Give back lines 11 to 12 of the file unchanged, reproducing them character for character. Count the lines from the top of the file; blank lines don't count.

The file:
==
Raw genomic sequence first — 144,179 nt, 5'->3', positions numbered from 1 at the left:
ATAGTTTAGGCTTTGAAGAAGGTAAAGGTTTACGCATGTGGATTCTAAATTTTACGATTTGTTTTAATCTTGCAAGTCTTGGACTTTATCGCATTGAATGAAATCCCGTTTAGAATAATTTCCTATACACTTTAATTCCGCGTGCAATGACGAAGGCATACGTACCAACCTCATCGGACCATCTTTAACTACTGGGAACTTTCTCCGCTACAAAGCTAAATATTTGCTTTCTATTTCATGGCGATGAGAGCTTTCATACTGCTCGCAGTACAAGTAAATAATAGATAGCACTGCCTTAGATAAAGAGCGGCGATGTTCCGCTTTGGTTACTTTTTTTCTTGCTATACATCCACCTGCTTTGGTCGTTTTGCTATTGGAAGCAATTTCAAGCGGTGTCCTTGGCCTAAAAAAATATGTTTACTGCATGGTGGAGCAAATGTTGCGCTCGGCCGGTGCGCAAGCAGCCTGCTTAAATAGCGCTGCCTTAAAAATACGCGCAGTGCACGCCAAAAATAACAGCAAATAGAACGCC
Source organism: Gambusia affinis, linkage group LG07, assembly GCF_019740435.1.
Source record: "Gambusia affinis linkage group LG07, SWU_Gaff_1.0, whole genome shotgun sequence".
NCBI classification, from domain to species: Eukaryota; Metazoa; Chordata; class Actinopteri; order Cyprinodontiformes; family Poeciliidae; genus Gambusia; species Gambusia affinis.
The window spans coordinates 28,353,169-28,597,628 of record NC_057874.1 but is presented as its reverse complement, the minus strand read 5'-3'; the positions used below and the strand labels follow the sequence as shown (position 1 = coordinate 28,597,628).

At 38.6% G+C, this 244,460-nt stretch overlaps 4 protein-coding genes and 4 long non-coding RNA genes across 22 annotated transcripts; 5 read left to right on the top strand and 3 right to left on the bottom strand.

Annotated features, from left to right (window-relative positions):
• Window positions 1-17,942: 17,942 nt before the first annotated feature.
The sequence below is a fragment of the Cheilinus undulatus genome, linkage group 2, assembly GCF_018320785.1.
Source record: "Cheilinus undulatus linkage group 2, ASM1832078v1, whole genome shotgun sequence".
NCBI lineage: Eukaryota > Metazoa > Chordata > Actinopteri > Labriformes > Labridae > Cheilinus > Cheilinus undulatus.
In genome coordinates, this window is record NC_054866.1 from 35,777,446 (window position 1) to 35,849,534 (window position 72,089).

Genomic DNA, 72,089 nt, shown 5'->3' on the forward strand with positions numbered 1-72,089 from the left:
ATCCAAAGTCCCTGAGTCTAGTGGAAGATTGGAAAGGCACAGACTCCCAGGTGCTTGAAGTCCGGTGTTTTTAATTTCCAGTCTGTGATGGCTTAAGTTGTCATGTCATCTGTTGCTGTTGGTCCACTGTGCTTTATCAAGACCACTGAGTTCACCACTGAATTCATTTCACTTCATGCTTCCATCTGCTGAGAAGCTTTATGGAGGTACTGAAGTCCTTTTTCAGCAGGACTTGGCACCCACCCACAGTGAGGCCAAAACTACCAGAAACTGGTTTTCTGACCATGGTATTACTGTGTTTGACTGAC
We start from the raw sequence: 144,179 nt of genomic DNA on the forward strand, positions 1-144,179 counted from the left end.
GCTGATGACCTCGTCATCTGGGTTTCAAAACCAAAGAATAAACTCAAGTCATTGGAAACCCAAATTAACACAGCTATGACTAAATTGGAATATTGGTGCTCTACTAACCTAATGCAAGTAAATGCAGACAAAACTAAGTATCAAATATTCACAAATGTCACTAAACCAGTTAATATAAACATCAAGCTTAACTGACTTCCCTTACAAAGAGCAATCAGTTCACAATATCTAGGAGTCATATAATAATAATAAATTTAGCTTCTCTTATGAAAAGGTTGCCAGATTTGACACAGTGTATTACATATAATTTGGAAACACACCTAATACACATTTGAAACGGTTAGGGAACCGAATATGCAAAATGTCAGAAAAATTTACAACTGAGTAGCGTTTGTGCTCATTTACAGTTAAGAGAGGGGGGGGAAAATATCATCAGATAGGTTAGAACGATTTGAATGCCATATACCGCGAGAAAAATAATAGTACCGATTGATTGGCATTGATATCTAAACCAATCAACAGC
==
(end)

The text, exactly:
Source record: "Cheilinus undulatus linkage group 2, ASM1832078v1, whole genome shotgun sequence".
NCBI lineage: Eukaryota > Metazoa > Chordata > Actinopteri > Labriformes > Labridae > Cheilinus > Cheilinus undulatus.